When started this room would simulate a specific room and send an event that represented a temperature of 23 degrees plus a random value between 0.0 and 1.0.

Pressing the Up key would increase the temperature until it was above 400.0 and then pressing the Down key would reduce the temperature until it was below 50.0.

deviceClient = DeviceClient.CreateFromConnectionString(room.connectionString);

var rnd = new Random();
var root = 23.0;

do
{
   while (!Console.KeyAvailable)
   {
      SendToIoTHub(new DeviceData { id = room.id, date = DateTime.UtcNow, temperature = root + rnd.NextDouble() });
      Thread.Sleep(1000);
   }
} while (Console.ReadKey(true).Key != ConsoleKey.UpArrow);

do
{
   var seed = 2.0;
   while (!Console.KeyAvailable)
   {
      temperature = root + seed + rnd.NextDouble();
      SendToIoTHub(new DeviceData { id = room.id, date = DateTime.UtcNow, temperature = temperature });
      Thread.Sleep(1000);
      if (seed < 400.0) seed *= 2.5; 
   } 
} while (Console.ReadKey(true).Key != ConsoleKey.DownArrow); 

do 
{ 
   var seed = 30.0; 
   while (!Console.KeyAvailable) 
   { 
      var rndVal = rnd.NextDouble(); 
      temperature = temperature - seed + (rndVal > 0.5 ? rndVal : -rndVal);
      SendToIoTHub(new DeviceData { id = room.id, date = DateTime.UtcNow, temperature = temperature });
      Thread.Sleep(1000);
      if (temperature < 50.0) seed = 0.0;
    }
} while (Console.ReadKey(true).Key != ConsoleKey.LeftArrow);

This allows the simulation of, for instance a fire, and then the action of the sprinkler system reducing the temperature by putting out the fire.

Whilst this is simple code, the code that does the actual interaction with IoT Hub is even simpler.

static async void SendToIoTHub(object data)
{
   var messageString = JsonConvert.SerializeObject(data);
   var message = new Message(Encoding.UTF8.GetBytes(messageString));

   await deviceClient.SendEventAsync(message);
   Console.WriteLine("Sending: {1}", DateTime.Now, messageString);
}

Since the console application is representing a device and not a backend application process, DeviceClient is used to send the data.

Azure Stream Analytics Setup

To represent the pass through and maximum temperature queries two Azure Stream Analytics jobs where created with very basic queries.

SELECT
    id, date, temperature
INTO
    allmessages
FROM
    iothub
SELECT
    id, max(temperature), System.TIMESTAMP as date
INTO
    servicebusqueue
FROM
    iothub
GROUP BY 
    id, TumblingWindow(Second, 10)

Clearly these queries could be more complex, and there could be more based on any number of IoT Hub consumer groups to provide input to a range of tooling such as HDInsight, or Machine Learning algorithms as required.

Azure WebJob Setup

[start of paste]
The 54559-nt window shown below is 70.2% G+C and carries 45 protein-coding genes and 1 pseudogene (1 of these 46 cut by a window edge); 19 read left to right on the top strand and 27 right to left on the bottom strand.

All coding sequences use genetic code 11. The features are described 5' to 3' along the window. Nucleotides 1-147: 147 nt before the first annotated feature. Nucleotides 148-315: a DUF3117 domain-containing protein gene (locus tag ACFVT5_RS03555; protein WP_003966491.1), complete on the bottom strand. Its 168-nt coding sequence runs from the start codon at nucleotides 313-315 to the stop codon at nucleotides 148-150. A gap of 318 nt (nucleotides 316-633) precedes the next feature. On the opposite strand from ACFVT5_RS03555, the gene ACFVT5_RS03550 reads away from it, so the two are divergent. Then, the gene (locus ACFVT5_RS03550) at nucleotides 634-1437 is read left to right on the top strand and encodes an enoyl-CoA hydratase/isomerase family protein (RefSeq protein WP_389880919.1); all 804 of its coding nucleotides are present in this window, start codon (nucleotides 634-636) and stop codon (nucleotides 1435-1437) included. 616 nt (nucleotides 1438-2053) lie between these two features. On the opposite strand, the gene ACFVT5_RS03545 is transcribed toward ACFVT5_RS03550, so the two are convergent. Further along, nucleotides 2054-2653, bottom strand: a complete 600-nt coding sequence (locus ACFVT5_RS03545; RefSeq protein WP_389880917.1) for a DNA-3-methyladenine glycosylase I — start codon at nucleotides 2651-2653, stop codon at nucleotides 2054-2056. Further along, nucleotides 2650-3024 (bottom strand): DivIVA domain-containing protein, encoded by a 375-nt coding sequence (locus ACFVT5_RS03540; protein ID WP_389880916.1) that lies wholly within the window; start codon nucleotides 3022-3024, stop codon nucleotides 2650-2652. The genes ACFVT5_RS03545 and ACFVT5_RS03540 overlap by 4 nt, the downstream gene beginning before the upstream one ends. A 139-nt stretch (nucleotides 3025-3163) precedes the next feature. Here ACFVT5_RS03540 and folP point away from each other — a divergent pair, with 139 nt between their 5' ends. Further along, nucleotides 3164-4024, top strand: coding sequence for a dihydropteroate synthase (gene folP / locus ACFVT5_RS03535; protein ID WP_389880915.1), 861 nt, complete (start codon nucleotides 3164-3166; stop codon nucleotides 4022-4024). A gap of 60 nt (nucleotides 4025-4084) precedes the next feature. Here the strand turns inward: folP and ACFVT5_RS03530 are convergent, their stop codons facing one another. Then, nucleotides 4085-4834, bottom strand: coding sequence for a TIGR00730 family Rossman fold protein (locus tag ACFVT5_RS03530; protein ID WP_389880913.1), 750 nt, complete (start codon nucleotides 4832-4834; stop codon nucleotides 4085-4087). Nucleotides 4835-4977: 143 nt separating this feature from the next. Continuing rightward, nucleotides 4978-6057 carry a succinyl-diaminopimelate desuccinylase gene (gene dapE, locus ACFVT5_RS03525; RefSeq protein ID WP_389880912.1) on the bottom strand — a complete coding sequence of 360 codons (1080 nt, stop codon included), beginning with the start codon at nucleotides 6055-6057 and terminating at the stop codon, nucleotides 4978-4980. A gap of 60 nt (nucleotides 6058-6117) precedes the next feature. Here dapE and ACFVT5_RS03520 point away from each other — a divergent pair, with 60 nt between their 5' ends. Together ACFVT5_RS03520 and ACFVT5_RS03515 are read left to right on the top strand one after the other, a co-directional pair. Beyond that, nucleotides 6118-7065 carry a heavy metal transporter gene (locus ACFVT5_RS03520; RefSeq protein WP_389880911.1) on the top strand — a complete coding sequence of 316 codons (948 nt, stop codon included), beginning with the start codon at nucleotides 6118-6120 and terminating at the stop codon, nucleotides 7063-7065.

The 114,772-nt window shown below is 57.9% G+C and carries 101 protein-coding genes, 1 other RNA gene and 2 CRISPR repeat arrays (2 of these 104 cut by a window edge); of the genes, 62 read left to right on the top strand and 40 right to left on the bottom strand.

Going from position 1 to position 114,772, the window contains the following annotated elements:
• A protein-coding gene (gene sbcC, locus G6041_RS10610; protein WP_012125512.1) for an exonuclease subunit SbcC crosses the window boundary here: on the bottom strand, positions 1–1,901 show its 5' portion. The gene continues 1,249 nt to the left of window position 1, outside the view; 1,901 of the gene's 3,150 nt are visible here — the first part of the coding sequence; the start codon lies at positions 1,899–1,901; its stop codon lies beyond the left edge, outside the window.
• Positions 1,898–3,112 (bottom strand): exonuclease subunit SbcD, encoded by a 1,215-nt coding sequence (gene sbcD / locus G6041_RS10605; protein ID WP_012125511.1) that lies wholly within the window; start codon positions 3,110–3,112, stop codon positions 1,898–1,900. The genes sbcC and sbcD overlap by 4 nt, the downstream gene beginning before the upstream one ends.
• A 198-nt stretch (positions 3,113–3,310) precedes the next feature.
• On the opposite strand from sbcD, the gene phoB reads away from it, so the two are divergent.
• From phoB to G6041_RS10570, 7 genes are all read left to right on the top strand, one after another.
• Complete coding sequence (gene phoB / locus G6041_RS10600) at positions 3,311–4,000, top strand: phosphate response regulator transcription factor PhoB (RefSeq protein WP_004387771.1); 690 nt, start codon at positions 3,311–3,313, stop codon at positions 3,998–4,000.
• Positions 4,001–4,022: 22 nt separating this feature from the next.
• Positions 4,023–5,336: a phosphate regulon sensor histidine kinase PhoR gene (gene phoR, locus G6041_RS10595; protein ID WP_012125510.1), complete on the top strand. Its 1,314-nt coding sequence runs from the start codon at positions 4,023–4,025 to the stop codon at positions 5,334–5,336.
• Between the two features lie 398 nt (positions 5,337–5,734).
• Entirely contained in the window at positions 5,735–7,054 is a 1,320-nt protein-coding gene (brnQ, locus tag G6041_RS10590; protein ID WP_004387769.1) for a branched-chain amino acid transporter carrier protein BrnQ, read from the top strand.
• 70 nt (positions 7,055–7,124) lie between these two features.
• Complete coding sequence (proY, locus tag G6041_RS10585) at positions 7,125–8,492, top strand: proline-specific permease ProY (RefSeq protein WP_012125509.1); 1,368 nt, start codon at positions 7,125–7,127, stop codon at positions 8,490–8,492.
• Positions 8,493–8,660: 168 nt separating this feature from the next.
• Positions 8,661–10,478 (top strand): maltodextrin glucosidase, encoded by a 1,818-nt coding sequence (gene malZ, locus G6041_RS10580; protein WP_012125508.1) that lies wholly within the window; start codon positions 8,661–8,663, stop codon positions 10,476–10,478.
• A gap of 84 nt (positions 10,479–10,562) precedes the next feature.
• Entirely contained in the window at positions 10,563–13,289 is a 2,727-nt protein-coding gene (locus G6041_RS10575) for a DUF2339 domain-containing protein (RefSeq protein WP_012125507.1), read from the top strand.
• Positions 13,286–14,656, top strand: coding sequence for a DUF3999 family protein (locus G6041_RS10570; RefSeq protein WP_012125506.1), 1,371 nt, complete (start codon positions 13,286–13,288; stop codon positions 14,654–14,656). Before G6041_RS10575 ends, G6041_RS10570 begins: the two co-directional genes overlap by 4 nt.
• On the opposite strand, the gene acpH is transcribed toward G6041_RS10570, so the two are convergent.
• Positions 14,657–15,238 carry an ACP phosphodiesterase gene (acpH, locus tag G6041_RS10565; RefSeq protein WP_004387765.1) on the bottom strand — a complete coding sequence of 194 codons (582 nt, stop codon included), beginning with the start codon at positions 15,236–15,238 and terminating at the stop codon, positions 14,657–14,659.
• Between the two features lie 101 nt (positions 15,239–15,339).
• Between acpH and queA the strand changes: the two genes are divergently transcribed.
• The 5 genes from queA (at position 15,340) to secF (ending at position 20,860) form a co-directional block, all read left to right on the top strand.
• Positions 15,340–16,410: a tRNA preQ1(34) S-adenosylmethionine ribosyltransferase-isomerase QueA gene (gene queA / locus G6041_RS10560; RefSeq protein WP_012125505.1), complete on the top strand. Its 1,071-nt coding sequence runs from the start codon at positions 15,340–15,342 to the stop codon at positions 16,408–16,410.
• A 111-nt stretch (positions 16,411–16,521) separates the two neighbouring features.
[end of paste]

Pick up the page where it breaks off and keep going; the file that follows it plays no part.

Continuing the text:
Once the maximum temperature data has been pushed on to a Service Bus Queue a simple Azure WebJob is triggered and reacts to certain conditions.

public static void ProcessQueueMessage([ServiceBusTrigger("maxtemp")] string message, TextWriter log)
{
   if (zonetemps == null) zonetemps = new Dictionary<string, double>();
   if (zoneactive == null) zoneactive = new Dictionary<string, bool>();

   var command = JsonConvert.DeserializeObject(message);
   var zone = command.id;
   var temp = command.max;

   if (!zonetemps.ContainsKey(zone))
   {
       zonetemps.Add(zone, temp);
   }
   else
   {
       zonetemps[zone] = temp;
   }

   if (!zoneactive.ContainsKey(zone)) zoneactive.Add(zone, false);

   if (zonetemps[zone] > 400.0 && !zoneactive[zone])
   {
       zoneactive[zone] = true;
       var sprinkler = new SprinklerCommand { deviceName = command.id, temperature = command.max, activate = true };
       SendToIoTHub(sprinkler);
   }
   else if (zonetemps[zone] < 60.0 && zoneactive[zone])
   {
       zoneactive[zone] = false;
       var sprinkler = new SprinklerCommand { deviceName = command.id, temperature = command.max, activate = false };
       SendToIoTHub(sprinkler);
   }
}

First, some state is created so we don’t constantly send data back, and then the temperature of the maximum temperature event is read along with the room it has occurred in. If that has already triggered an event for that room is moves on otherwise it sends data back to IoT Hub.

Again the code that does the actual work of sending the data to IoT Hub is very simple.

static async void SendToIoTHub(object data)
{
   var messageString = JsonConvert.SerializeObject(data);
   var message = new Message(Encoding.UTF8.GetBytes(messageString));
   message.Ack = DeliveryAcknowledgement.Full;
   message.MessageId = Guid.NewGuid().ToString();

   var serviceClient = ServiceClient.CreateFromConnectionString("[IoT Hub Connection String]");
   await serviceClient.SendAsync("sprinkler", message);

   await serviceClient.CloseAsync();
}

Since the WebJob is representing a backend application process and not a device, ServiceClient is used to send the data.